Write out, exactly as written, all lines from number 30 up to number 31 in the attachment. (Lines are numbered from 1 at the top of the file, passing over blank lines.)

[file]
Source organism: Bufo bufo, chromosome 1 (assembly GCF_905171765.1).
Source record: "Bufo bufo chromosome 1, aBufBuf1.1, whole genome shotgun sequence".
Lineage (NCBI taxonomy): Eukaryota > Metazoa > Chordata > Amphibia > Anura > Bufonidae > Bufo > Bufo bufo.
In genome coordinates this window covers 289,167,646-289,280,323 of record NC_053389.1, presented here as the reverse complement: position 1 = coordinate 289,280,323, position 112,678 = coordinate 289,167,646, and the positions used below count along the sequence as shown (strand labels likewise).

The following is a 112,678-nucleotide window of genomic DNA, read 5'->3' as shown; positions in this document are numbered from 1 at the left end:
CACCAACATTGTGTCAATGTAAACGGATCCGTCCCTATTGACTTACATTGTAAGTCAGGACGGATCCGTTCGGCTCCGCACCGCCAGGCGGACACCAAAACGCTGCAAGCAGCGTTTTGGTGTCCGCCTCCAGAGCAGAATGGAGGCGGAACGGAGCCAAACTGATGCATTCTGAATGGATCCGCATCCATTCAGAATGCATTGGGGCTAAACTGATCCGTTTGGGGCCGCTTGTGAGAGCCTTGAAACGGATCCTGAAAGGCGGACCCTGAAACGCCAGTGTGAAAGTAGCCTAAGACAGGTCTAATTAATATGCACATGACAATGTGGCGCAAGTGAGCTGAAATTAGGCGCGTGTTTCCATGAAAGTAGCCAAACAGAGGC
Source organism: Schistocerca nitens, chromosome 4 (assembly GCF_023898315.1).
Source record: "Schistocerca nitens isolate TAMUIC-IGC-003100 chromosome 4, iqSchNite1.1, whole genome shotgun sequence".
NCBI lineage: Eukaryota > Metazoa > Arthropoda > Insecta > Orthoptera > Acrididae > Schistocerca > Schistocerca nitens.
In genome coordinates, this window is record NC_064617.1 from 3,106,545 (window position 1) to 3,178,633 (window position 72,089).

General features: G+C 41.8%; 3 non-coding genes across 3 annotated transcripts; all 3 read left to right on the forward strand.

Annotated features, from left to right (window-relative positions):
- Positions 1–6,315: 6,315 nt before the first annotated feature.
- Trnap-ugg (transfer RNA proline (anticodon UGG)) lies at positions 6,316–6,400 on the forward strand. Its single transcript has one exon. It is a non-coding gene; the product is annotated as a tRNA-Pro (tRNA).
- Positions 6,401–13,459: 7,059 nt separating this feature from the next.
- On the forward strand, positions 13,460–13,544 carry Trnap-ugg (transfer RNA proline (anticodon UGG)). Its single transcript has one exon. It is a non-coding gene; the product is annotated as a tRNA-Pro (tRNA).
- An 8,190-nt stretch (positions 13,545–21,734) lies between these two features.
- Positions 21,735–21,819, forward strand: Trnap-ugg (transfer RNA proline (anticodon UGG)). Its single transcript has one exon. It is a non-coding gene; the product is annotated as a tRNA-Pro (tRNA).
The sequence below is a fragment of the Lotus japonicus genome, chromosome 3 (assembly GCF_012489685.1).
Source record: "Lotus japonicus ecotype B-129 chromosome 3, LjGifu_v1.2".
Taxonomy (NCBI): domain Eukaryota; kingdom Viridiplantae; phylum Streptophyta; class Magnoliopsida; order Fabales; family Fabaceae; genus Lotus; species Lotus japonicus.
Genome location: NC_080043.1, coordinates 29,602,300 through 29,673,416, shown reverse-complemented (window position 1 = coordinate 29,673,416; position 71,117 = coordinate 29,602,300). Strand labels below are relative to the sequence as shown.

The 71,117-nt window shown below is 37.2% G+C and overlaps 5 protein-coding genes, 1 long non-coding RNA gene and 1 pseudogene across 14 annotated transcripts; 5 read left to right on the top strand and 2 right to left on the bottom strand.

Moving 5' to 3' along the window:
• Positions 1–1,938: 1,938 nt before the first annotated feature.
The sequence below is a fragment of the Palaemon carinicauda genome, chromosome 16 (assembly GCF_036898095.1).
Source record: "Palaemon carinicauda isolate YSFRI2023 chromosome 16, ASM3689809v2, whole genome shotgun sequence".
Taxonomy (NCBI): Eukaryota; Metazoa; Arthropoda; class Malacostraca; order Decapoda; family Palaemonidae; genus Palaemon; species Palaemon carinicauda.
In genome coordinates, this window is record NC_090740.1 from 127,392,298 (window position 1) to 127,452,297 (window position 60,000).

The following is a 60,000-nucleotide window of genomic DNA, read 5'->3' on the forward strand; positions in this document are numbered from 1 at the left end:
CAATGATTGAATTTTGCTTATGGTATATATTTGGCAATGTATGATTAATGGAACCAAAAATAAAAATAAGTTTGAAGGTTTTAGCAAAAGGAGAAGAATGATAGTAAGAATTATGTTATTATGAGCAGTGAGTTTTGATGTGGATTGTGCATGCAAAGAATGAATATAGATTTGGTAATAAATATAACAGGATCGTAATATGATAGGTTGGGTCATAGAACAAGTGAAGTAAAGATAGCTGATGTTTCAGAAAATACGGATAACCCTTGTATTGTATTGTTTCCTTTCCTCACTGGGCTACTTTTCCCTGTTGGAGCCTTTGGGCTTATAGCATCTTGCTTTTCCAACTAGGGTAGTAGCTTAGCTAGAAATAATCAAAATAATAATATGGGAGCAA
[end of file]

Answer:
The following is a 60,000-nucleotide window of genomic DNA, read 5'->3' on the forward strand; positions in this document are numbered from 1 at the left end:
CAATGATTGAATTTTGCTTATGGTATATATTTGGCAATGTATGATTAATGGAACCAAAAATAAAAATAAGTTTGAAGGTTTTAGCAAAAGGAGAAGAATGATAGTAAGAATTATGTTATTATGAGCAGTGAGTTTTGATGTGGATTGTGCATGCAAAGAATGAATATAGATTTGGTAATAAATATAACAGGATCGTAATATGATAGGTTGGGTCATAGAACAAGTGAAGTAAAGATAGCTGATGTTTCAGAAAATACGGATAACCCTTGTATTGTATTGTTTCCTTTCCTCACTGGGCTACTTTTCCCTGTTGGAGCCTTTGGGCTTATAGCATCTTGCTTTTCCAACTAGGGTAGTAGCTTAGCTAGAAATAATCAAAATAATAATATGGGAGCAA